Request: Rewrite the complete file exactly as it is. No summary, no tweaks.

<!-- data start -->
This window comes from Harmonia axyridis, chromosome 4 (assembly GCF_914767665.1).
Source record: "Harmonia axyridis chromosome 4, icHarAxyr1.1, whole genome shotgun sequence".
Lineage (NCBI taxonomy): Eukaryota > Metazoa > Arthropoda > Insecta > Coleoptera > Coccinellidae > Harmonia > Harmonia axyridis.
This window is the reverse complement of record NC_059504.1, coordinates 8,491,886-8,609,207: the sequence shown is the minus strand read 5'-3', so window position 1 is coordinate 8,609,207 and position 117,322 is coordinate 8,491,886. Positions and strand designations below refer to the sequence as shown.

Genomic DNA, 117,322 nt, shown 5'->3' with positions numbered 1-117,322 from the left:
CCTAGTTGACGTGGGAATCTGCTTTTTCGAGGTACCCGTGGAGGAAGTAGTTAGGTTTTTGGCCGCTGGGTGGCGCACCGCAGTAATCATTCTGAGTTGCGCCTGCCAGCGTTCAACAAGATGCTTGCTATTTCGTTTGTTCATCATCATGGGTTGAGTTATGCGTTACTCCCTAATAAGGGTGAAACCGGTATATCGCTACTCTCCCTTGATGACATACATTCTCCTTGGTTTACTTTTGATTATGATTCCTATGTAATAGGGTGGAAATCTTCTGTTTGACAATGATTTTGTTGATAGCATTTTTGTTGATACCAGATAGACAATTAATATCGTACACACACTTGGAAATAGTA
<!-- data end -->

This window comes from Harmonia axyridis, chromosome 4 (assembly GCF_914767665.1).
Source record: "Harmonia axyridis chromosome 4, icHarAxyr1.1, whole genome shotgun sequence".
Lineage (NCBI taxonomy): Eukaryota > Metazoa > Arthropoda > Insecta > Coleoptera > Coccinellidae > Harmonia > Harmonia axyridis.
This window is the reverse complement of record NC_059504.1, coordinates 8,491,886-8,609,207: the sequence shown is the minus strand read 5'-3', so window position 1 is coordinate 8,609,207 and position 117,322 is coordinate 8,491,886. Positions and strand designations below refer to the sequence as shown.

Genomic DNA, 117,322 nt, shown 5'->3' with positions numbered 1-117,322 from the left:
CCTAGTTGACGTGGGAATCTGCTTTTTCGAGGTACCCGTGGAGGAAGTAGTTAGGTTTTTGGCCGCTGGGTGGCGCACCGCAGTAATCATTCTGAGTTGCGCCTGCCAGCGTTCAACAAGATGCTTGCTATTTCGTTTGTTCATCATCATGGGTTGAGTTATGCGTTACTCCCTAATAAGGGTGAAACCGGTATATCGCTACTCTCCCTTGATGACATACATTCTCCTTGGTTTACTTTTGATTATGATTCCTATGTAATAGGGTGGAAATCTTCTGTTTGACAATGATTTTGTTGATAGCATTTTTGTTGATACCAGATAGACAATTAATATCGTACACACACTTGGAAATAGTA